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Episode 2: Part 4


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12/27/20:
500 million miles may seem like an awful lot, but it only takes light about 45 minutes to cross that distance! So, given that short-range sensors would be utilizing mostly visible light, this would put them out of range for 45 minutes, while letting them see what was happening in the target area 45 minutes ago.
    I originally had put "500 thousand miles," but then realized that that distance would be covered in about 2.5 seconds, which would be rather less useful for stealth purposes.

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Comments from the tagboard:
12/29/20 06:24 PM
Swiftbow: Light hours/days/years are a good measure of space, but they're within less than a light hour at this distance, so it makes sense to use a smaller unit of measure.
12/29/20 06:23 PM
Swiftbow: Different units are used for different distances. An AU is quite huge, and was only ever used in Star Trek during the Motion Picture. AUs are extremely arbitrary units of measure. In this case, Dale would have had to say 5.38 AUs (or thereabouts), which would be fairly meaningless to the reader without looking it up.
12/29/20 12:45 PM
BrickVoid: As an example, the time it takes for radio waves to reach the Voyager space probes was expressed as taking "19 light-hours", not as a mileage.
12/29/20 12:42 PM
BrickVoid: Shouldn't distances be expressed in terms of astronomical units, or AU? With space there is no sure way to measure units that depend on a road or surface to reference them. I'm curious as to why you chose "miles" instead of proper astronomical measuring conventions?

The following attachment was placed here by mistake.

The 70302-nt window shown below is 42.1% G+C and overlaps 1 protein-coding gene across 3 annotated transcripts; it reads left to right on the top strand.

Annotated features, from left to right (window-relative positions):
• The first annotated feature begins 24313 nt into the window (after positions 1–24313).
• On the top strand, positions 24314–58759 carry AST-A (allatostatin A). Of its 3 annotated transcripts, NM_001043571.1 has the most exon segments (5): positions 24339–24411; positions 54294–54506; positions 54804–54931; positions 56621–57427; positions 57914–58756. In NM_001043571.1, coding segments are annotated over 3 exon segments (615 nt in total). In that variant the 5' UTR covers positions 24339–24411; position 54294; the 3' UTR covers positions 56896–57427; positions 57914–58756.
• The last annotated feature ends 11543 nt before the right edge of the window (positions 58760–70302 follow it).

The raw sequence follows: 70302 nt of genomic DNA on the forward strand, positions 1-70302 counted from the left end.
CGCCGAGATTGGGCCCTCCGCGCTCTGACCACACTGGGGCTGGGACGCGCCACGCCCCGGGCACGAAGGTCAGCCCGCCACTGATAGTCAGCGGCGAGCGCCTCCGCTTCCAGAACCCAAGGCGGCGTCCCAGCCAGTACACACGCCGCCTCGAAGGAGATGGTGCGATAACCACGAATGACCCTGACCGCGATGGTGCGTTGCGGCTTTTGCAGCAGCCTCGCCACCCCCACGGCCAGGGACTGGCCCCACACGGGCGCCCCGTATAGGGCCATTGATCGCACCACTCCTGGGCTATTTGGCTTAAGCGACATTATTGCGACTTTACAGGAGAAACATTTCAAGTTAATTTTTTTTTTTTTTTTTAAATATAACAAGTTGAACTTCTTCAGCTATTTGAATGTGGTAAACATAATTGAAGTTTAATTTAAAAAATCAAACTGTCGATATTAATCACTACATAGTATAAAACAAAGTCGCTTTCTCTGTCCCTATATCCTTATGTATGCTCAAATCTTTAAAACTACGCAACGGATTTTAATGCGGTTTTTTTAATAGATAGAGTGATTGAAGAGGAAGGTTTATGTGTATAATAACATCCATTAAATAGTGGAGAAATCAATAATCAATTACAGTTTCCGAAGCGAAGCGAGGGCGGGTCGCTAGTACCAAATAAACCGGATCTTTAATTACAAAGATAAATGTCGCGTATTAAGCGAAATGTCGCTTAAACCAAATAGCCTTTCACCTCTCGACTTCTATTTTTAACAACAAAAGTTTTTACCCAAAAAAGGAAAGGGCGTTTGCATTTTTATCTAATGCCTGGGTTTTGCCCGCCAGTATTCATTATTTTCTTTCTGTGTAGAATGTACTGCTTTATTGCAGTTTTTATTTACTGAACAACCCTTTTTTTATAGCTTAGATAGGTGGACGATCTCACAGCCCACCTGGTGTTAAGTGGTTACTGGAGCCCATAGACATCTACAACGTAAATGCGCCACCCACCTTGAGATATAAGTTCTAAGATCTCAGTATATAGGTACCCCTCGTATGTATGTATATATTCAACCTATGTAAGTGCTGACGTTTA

Transcript
Panel 1:
Andre Peters: If we get into a fight, we'll probably need my railguns. And none of the crew has training with those.
    Most of them don't even know how to fire phasers and torpedoes!
Commodore Jeffrey Bannister: Are you saying we're not ready?

Panel 2:
Commander Dale Zurkett: Zack, I mean Mr. LeRoux, was able to program a Holodeck simulation for our weapon systems. We've run a few drills.
    But Andre's right. It's not the same.
Jeff: Are you asking to stop and do target practice?
Dale: No, we don't have time. I'm not sure what to do.
Jeff: Hrm.
SFX: *WEE-YOO*

Panel 3:
Dale: Ms. Starrat?
    Commander Zurkett here with Mr. Peters and the Commodore.

Panel 4
Lieutenant Commander Natashia Starrat: Sirs, we've started receiving long range sensor data. I think you'd better come up to the bridge.
Dale: On our way.

Panel 5
Natashia: We've detected a debris field at the distress signal's point of origin.
    The field contains metallurgical components consistent with a starship.
Dale: Life signs?

Panel 6
Natashia: Impossible to tell from this distance. There's too much interference.
Dale: Interference? Like on the message?

Panel 7
Andre: Could be. We're hitting gravity waves. They're messing with the warp field, but, so far, I can compensate.

Panel 8
Jeff: What's our distance to target?
Dale: Ten minutes. Recommend we drop out of warp at 500 million mile distance.
    If there are hostiles, it should keep us clear of their short-range sensors.
Lieutenant Zack LeRoux (aside): So much for our training time.
Jeff: Agreed.
    Sound yellow alert and man battle stations.


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